Professor Zywicki responds to this argument by claiming that the GMU exemption would attach conditions that distinguish his case from the example of school children. Exempt children are not required to exhibit signs of non-compliance that would reveal their status to teachers or students. By contrast, Professor Zywicki, if exempted for medical reasons, would be required to wear a mask, socially distance, and follow other specific protocols, making faculty, students, and others aware of his exemption and non-vaccinated status. Set aside that the lawsuit and WSJ op-ed have publicized Professor Zywicki’s status far more than wearing a mask and maintaining social distance, both likely to be fairly common continuing practices whether mandated or not. Having taught at GMUSL for many years, I’m confident that its amply capable students are already well aware of this lawsuit. Even so, Professor Zywicki maintains that these impositions infringe on his individual liberty, relying in part on the University’s namesake, the great Anti-Federalist, George Mason.

For the sake of argument, let’s assume a collective amnesia rendering the Scalia Law School community unaware of the suit and op-ed once the fall semester begins. Let’s further assume that an exemption with distinguishing conditions interferes with Professor Zywicki’s liberty not to present himself as he prefers, namely as fully compliant with the GMU vaccine policy, which would then be required to accept his claim of natural immunity as equivalent to a full authorized vaccine regimen. We then confront two competing sets of liberty-based claims that cannot be simultaneously reconciled. (For those who have taken Law and Economics, this simply extends the Coase theorem from the context of conflicting property rights to the context of conflicting exercises of rights grounded in liberty (See our textbook, chapter 1, pp. 22-24). Certainly not every student, faculty member, administrator, or staff, including janitorial, is duty-bound to accept the arguments Professor Zywicki and his physician advance concerning his natural immunity, all contrary to GMU’s CDC-based policy.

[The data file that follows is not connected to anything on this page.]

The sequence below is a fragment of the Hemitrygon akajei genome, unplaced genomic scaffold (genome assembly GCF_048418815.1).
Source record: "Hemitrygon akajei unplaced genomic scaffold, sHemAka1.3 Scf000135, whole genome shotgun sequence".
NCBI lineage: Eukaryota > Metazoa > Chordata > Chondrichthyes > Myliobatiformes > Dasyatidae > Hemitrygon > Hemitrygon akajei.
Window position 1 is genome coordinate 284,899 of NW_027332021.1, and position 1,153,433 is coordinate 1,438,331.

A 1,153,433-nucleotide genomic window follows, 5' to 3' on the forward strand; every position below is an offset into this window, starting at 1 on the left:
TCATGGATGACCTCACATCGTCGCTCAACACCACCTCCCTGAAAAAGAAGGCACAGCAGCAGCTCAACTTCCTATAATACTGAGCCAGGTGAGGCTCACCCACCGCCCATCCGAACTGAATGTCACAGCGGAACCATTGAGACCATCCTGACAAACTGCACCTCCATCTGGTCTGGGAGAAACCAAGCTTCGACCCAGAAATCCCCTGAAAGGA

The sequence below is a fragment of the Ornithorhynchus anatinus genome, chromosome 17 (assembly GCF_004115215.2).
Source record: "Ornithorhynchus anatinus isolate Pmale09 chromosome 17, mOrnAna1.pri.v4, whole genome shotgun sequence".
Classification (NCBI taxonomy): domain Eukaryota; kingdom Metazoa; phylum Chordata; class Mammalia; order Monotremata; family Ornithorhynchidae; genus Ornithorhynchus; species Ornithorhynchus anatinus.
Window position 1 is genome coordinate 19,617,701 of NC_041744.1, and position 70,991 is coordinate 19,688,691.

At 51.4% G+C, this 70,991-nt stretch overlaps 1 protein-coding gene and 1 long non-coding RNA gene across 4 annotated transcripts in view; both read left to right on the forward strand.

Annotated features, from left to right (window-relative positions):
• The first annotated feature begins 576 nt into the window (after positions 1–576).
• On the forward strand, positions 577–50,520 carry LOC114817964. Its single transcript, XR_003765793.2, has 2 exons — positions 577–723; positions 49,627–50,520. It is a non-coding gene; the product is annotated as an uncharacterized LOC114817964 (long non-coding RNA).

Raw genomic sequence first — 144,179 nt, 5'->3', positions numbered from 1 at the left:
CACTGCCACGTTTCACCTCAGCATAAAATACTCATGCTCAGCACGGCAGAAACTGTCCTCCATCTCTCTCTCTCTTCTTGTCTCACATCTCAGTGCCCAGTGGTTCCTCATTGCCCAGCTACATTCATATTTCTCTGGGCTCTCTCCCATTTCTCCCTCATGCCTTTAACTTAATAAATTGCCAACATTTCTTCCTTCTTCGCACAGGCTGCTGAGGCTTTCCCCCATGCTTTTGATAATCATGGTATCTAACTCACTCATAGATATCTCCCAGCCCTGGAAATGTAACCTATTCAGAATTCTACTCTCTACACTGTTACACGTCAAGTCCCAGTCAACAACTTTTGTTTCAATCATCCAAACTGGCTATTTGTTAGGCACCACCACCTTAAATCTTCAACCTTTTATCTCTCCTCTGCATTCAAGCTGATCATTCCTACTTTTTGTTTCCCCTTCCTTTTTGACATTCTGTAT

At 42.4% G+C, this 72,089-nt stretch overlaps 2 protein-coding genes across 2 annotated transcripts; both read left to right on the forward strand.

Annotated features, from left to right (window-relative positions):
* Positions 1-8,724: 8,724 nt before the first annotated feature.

Rights to liberty require sufficient information to ensure that those exercising them may do so appropriately. One of these competing liberty claims—Professor Zywicki’s or the Scalia Law School community’s—must be subordinated to the other. As a matter of moral philosophy, my own view is that those embracing the outlier position—in this instance Professor Zywicki and his physician—must yield. Otherwise, any time someone who rejects a medical-compliance policy locates a physician taking a minority view that comports with available data, the enacted policy cannot succeed, or alternatively, anytime lawmakers rest on such a minority view, they can impose a problematic policy for pretextual reasons. This isn’t hypothetical.

In the context of state abortion restrictions, both Texas and Louisiana have demanded close proximity to surgical centers despite findings by the American College of of Obstetrics and Gynecology and the American Medical Association that this is not medically beneficial to women seeking the procedure and despite its imposing an undue burden on women for whom providers with such access are remote. The states defended these policies based on outlier physicians taking a contrary view to the nation’s leading experts. The Supreme Court has twice struck such policies down. (The same outlier physician strategy was used to justify a ban on Intact Dilation and Extraction procedures that, although as gruesome as standard Dilation and Extraction, are notably more dangerous for the woman having the procedure, ultimately producing two contrary Supreme Court rulings, one striking a Nebraska statutory ban, and another sustaining an even more restrictive federal statutory ban.)

There is always a contrarian to be found, and elevating the contrarian as the basis for sustaining (the abortion context) or striking (the vaccine context) a policy prevents reliance on critical and widely-accepted expertise as the basis for sensitive medical policies. Here such an approach would bring regulatory powers to a halt during a pandemic, which appears to be the goal of many conservative intellectuals and political leaders. Today’s conservatives would prefer every decision—masking, vaccines, social distancing, etc.—to be up to each individual’s personal choice. (Of course not every decision. See prior discussion of abortion restrictions).